Traditional Media in layman’s terms is basically radio, TV, print and outdoor billboards. These Traditional Media elements have driven the way to socialize, relax, learn and disseminate information over the past 100 years. Traditional Media can be known as the ‘old’ means by which we communicate and express ourselves via the medium available.
Traditional Media has continued to remain relevant but the fast-rising dominance of the Internet and its continued growth and penetration has started to make it the preferred medium for communication and expression. Recent projections suggest that the growth pattern for internet penetration in Nigeria will continue to grow at unprecedented rates. At the end of 2009, Nigeria had 23.9million internet users, which was a growth of about 450% from the previous year. Thus a percentage of 16% of the total population is either connected or has access to the internet. It is estimated that by the end of 2010, that number will increase twofold, and will hover at about 50% of the population.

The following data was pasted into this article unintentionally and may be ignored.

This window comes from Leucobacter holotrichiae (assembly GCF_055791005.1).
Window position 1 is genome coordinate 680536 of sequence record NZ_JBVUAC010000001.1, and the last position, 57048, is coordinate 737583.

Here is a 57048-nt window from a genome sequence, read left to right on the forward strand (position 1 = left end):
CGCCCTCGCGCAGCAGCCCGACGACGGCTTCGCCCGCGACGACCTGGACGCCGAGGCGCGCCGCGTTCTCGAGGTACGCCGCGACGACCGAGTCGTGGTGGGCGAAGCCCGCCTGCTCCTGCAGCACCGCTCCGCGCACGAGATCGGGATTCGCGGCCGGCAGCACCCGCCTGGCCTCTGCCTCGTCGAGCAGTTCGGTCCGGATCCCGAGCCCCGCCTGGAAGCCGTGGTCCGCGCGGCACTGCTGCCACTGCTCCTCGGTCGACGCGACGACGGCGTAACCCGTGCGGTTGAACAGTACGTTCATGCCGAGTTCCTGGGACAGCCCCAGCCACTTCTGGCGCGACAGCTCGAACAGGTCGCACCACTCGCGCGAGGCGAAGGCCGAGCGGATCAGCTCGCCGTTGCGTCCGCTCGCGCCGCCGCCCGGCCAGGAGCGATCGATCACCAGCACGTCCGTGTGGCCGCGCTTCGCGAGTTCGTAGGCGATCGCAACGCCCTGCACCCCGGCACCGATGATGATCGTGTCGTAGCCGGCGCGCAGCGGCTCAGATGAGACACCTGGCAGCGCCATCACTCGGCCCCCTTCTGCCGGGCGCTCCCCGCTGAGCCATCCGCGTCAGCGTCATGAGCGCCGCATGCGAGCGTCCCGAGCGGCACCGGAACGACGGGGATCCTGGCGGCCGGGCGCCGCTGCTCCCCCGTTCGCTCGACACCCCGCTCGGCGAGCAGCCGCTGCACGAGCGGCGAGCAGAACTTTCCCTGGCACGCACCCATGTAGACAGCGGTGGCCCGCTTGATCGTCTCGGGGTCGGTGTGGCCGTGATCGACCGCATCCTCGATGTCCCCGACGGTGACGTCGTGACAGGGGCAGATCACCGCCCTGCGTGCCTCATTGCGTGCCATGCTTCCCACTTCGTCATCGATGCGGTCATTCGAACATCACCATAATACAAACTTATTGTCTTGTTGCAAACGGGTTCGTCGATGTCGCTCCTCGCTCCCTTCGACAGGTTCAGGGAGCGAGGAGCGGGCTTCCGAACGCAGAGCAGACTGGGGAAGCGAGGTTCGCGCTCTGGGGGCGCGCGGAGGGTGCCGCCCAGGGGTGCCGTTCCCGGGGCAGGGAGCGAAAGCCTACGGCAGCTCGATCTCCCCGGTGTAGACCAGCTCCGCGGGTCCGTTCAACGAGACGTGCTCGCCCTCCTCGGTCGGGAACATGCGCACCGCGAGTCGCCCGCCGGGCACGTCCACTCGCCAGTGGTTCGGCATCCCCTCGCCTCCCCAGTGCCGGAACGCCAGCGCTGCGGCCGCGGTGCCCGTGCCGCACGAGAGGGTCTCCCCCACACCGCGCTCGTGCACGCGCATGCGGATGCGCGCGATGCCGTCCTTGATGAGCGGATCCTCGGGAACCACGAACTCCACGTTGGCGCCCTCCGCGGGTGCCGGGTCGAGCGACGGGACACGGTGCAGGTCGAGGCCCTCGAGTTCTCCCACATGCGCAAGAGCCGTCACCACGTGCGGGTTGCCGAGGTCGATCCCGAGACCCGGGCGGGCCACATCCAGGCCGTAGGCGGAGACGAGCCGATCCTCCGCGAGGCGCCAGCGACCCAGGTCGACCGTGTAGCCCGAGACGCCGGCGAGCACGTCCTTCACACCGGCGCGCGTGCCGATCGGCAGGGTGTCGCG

With the internet, as the name suggests, comes a large space of inter-connected computers sharing information on the Web for users to access worldwide. The Internet is connected by an array of electronic and optical technologies which offer speed levels and an efficiency that is comparable, and in some cases superior to traditional media. Access to the internet can be enabled on any device that can surf the web, therefore it is not limited to computers only.
Most notable amongst the devices that can access the web are mobile devices and phones. These are highly personal gadgets which are becoming aggregators of the channels of communication and expression. That is, we can perform predominately all our business communication and interact with friends and family from mobile devices. With the parallel growth of social networks, born out of the interconnectedness given birth to by the internet, we are now caught in a web where the need to stay in touch through a central channel has evolved with the continuous growth of social networks.
With Internet penetration growing in sub-Saharan Africa at a very quick rate, driven by a demand to access the capabilities of mobile devices and computers, we are in an age where the various forms of ‘old’ media will be accessed primarily from digital devices within the next 1-3 years.
Therefore new media is an evolution of old media into mainstream 21st century technologies for more personalized and interconnected expression and communication. It is the amalgamation of traditional media such as film, images, music, spoken and written word, with the interactive power of computer and communications technology, computer-enabled consumer devices and most importantly the Internet. New media holds out a possibility of on-demand access to content anytime, anywhere, on any digital device.